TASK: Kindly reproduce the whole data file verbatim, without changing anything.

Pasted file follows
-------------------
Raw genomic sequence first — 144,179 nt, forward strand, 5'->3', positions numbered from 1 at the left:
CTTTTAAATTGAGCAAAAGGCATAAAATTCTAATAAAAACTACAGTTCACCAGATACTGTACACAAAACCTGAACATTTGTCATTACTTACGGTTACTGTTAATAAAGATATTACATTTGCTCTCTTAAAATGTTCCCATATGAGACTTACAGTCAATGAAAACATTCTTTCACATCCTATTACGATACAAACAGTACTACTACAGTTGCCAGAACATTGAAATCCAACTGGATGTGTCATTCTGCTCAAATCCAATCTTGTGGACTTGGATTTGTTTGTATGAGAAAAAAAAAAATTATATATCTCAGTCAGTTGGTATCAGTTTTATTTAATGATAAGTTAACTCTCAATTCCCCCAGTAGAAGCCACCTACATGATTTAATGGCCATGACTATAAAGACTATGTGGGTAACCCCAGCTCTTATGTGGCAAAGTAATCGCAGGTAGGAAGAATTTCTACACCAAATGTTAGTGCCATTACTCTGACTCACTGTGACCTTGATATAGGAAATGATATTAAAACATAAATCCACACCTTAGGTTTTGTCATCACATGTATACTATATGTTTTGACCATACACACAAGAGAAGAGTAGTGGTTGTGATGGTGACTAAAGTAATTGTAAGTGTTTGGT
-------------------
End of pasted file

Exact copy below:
Raw genomic sequence first — 144,179 nt, forward strand, 5'->3', positions numbered from 1 at the left:
CTTTTAAATTGAGCAAAAGGCATAAAATTCTAATAAAAACTACAGTTCACCAGATACTGTACACAAAACCTGAACATTTGTCATTACTTACGGTTACTGTTAATAAAGATATTACATTTGCTCTCTTAAAATGTTCCCATATGAGACTTACAGTCAATGAAAACATTCTTTCACATCCTATTACGATACAAACAGTACTACTACAGTTGCCAGAACATTGAAATCCAACTGGATGTGTCATTCTGCTCAAATCCAATCTTGTGGACTTGGATTTGTTTGTATGAGAAAAAAAAAAATTATATATCTCAGTCAGTTGGTATCAGTTTTATTTAATGATAAGTTAACTCTCAATTCCCCCAGTAGAAGCCACCTACATGATTTAATGGCCATGACTATAAAGACTATGTGGGTAACCCCAGCTCTTATGTGGCAAAGTAATCGCAGGTAGGAAGAATTTCTACACCAAATGTTAGTGCCATTACTCTGACTCACTGTGACCTTGATATAGGAAATGATATTAAAACATAAATCCACACCTTAGGTTTTGTCATCACATGTATACTATATGTTTTGACCATACACACAAGAGAAGAGTAGTGGTTGTGATGGTGACTAAAGTAATTGTAAGTGTTTGGT